Decoding Mobile Development Options

Mike Cerny Mobile, Technology Snapshot, Xamarin Leave a Comment

It can be challenging to decide on the right strategy for reaching the mobile audience, though. If you decide an app is what you need, the next question is “what are my options?” In general terms, the types of mobile applications you could choose to build can be divided into three groups: vendor-native, cross-platform, and hybrid web.

In this post, we give an overview of the various mobile development strategies on our shortlist for enterprise clients to consider; for example, Xamarin, Flutter, React Native, and Ionic. For each tool, we give a brief introduction and highlight the key advantages and disadvantages found in implementing each mobile development approach.

Using C#, XAML + Uno Platform to Build One Codebase, Cross-Platform Apps

Rukesh Shrestha C#, Mobile, Problem Solving, Technology Snapshot 1 Comment

For more than a decade, we have been developing applications with C# and XAML. Throughout that time, the pair has really only been known for Desktop (WPF) and UWP applications.

Later came Xamarin, which utilizes C# as a unified language to share between all platforms. Then Xamarin.Forms was introduced, which was different in that it utilized XAML to develop the user interface with a single codebase for cross-platform (iOS, Android, UWP).

This progression has excited all the WPF developers out there. The only remaining platform left was web development. At one time, Silverlight was the option, but it was deprecated because of heavy loading and security concerns of browser plug-in solutions.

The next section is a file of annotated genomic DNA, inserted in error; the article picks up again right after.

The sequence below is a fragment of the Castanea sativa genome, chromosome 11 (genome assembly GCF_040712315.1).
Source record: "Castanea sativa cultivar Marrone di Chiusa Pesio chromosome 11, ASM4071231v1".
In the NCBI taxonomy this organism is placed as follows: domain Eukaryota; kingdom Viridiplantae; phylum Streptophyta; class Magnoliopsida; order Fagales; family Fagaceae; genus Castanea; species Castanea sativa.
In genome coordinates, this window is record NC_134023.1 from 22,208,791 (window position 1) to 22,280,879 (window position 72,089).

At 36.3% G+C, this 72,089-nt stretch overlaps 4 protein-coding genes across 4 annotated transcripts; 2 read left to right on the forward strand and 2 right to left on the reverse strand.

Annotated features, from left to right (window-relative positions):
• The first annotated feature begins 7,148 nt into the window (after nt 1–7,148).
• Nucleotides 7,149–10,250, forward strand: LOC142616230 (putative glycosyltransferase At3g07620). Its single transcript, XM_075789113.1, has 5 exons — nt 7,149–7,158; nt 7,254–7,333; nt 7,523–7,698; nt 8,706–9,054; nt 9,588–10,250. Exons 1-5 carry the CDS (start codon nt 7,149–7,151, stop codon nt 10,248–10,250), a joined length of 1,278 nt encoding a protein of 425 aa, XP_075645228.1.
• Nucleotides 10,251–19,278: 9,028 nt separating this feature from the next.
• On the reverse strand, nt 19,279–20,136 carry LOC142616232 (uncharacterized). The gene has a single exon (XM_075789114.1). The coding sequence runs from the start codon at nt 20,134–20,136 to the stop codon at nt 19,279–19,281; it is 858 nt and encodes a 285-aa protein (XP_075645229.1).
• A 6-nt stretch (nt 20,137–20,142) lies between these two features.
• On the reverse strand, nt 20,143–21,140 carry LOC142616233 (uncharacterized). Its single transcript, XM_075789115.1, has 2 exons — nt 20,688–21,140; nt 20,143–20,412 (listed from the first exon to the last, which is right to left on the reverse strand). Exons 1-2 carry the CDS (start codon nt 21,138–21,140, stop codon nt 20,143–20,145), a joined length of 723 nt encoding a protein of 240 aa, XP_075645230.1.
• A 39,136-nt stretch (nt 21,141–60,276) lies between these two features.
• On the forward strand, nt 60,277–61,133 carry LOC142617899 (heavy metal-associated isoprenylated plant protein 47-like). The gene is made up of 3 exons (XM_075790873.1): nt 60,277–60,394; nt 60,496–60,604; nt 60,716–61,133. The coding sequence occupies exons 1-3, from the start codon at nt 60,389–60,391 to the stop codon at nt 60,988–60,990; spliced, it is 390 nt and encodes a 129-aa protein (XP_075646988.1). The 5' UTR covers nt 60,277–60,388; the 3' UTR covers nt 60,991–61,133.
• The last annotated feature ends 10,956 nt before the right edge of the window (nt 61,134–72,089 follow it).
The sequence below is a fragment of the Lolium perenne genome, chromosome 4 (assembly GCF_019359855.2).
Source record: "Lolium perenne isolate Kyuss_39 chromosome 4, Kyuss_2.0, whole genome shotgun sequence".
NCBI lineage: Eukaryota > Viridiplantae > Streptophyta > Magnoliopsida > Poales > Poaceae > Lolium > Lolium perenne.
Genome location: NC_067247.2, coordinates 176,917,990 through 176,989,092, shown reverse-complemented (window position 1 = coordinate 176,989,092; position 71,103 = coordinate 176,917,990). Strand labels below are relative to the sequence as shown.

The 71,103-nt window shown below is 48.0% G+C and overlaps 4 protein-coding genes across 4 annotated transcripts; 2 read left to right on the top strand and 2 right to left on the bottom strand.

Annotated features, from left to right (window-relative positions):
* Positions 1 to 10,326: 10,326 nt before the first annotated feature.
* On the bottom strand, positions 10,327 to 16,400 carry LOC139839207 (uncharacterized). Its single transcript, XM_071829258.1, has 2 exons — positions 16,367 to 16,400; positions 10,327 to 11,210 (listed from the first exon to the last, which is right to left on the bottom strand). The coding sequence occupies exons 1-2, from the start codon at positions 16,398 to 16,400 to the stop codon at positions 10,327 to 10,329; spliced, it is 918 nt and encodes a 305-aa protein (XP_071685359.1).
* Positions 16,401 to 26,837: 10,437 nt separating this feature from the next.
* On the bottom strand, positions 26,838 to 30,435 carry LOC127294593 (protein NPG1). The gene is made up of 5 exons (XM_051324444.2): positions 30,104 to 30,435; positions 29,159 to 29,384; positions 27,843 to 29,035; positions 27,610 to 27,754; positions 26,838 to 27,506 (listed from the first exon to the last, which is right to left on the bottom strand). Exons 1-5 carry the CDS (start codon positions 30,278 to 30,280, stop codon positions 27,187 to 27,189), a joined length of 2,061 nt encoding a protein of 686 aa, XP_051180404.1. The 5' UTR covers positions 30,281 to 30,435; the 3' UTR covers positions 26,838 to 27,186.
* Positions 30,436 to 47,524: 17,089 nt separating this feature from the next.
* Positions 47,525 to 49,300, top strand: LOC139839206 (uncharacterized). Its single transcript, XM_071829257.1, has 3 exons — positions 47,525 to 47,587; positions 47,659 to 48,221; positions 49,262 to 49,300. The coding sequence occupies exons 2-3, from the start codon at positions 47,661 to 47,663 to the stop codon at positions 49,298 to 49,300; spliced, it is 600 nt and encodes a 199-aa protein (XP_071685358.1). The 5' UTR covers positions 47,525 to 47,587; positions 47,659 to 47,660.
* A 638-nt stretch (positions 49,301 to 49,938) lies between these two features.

Then came the WebAssembly [also known as Web Assembly Modules (WASM)] that web browsers can directly execute without having to parse a source file.

In this post, we will discuss how to create a rich user browser interface using the cross-platform Uno Platform and WebAssembly technology. The example application will walk through building Models, ViewModel and View under a shared project that is common to all different platform-specific projects.

August 8th: Streamlined App Development with Xamarin.Essentials

Keyhole Software Community, Company News, Educational Event, Keyhole, Mobile, Xamarin Leave a Comment

The Keyhole Software team is excited to announce that we are to host and sponsor the upcoming Kansas City Mobile Developers Meetup on Thursday, August 8th. The August meetup of the educational user group will be led by Keyhole’s Mike Cerny with the topic focused on Xamarin.Essentials.

This meetup group discusses…

React Native With Expo

Lou Mauget JavaScript, Mobile, React, Technology Snapshot Leave a Comment

The React Native framework supports an installable mobile application created from JavaScript source code. It is not a React-based web app wrapper. It isn’t a code generator. There is no required application source code in Java, Objective-C, Swift, or Kotlin. Moreover, a single React Native application targets both iOS and Android devices.

In this blog, we show a quick-start that results in an executing application on a phone, within five minutes. That application is live-reloadable, native cross-platform, and written in JavaScript. It is not a web application.

Tastes Like Burning: An Example of ARKit and iOS Particle Systems

Derek Andre Mobile, Technology Snapshot Leave a Comment

We have reached a peak in computer science: I can make fire come out of my face. Apple has made it simple with an iPhone X to track a user’s face and use a particle systems file to add special effects.

In this post, I will demonstrate how to “breathe fire” using Xcode 9.4.1, Swift 4.1.2, and iOS 11.4.1 on my iPhone X. For this tutorial, you will need a physical device with a TrueDepth camera. The completed project is available on GitHub.

File -> New -> Project
A lot of iOS tutorials start off with creating a Single View Application. That can get boring. Luckily in this article….